These past weeks, I learned that my villagers were similarly worked up in their aversion to the new law. After his wife had knelt down on one knee to serve Lahmine his dinner and given him water, Lahmine told me that if the law passed, wives everywhere would not only refuse to bring their husbands water when they came home but would also quit doing their work at all. To him, and to many of the other men I spoke with, equality means a complete disruption to the gender roles established in Malian culture. It means giving up power. Women would be incapable of taking responsibility of their families and homes without the supervision and orders of men.

It’s largely a language problem. There is no word for equality in Bambara. Lahmine, like everyone else, translates equality as sameness: An bee kelen (We are all the same). But that’s just not possible in a society as gender segregated as this. To say that men and women are the same is as much as admitting you’re crazy and should be sent to the loony bin. Men and women are simply not the same and there is no point in trying to make them so.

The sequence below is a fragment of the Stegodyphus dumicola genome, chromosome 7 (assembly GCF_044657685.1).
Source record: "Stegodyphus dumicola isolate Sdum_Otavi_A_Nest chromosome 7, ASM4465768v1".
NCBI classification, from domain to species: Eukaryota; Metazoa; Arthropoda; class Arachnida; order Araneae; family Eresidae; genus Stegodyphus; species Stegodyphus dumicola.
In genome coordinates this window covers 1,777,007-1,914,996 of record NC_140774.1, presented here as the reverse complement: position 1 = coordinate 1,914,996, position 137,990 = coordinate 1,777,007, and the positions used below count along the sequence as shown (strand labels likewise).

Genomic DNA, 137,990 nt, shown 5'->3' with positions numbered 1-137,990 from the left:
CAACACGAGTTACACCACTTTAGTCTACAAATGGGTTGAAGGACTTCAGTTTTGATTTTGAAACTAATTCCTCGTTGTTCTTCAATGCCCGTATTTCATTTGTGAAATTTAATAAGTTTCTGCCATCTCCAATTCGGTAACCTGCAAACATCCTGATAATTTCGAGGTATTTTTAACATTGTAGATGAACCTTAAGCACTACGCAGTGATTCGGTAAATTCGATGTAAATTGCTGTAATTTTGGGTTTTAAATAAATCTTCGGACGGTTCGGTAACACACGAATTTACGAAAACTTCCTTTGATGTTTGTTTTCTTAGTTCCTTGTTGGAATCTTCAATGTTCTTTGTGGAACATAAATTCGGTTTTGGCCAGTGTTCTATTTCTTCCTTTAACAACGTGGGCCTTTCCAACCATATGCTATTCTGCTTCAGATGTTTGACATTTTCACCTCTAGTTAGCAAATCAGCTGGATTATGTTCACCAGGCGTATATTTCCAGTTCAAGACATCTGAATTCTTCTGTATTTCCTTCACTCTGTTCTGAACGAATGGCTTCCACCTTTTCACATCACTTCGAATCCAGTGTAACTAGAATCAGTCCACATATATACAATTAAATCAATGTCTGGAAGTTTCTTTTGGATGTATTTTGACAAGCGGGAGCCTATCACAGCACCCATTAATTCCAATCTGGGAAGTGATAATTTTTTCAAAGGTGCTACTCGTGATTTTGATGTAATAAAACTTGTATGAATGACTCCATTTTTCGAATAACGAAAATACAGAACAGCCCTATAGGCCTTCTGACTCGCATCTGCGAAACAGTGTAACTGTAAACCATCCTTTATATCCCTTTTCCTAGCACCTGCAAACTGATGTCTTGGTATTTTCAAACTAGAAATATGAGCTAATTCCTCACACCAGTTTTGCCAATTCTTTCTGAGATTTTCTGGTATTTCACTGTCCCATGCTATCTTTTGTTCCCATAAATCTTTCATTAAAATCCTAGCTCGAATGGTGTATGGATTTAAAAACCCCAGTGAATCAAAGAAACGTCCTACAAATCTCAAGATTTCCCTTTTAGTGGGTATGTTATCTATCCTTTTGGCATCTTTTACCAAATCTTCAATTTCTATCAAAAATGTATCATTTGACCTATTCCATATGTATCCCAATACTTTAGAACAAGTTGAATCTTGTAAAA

Moustapha told me that the law shouldn’t be passed because it didn’t make any sense for women to inherit money or land since they are not breadwinners. But! I said, But! Everywhere I look, women are making money. I do not know a single woman who is not engaged in some form of small enterprise, from selling street food to knitting to making brooms. Clearly, men are no longer able to comfortably provide for their families. If they did, women would not be working all hours of the day to both cook and clean and earn an extra little bit of money. Who can say that Aissa does not deserve an equal inheritance to that that her brothers will receive, when they are all breadwinners?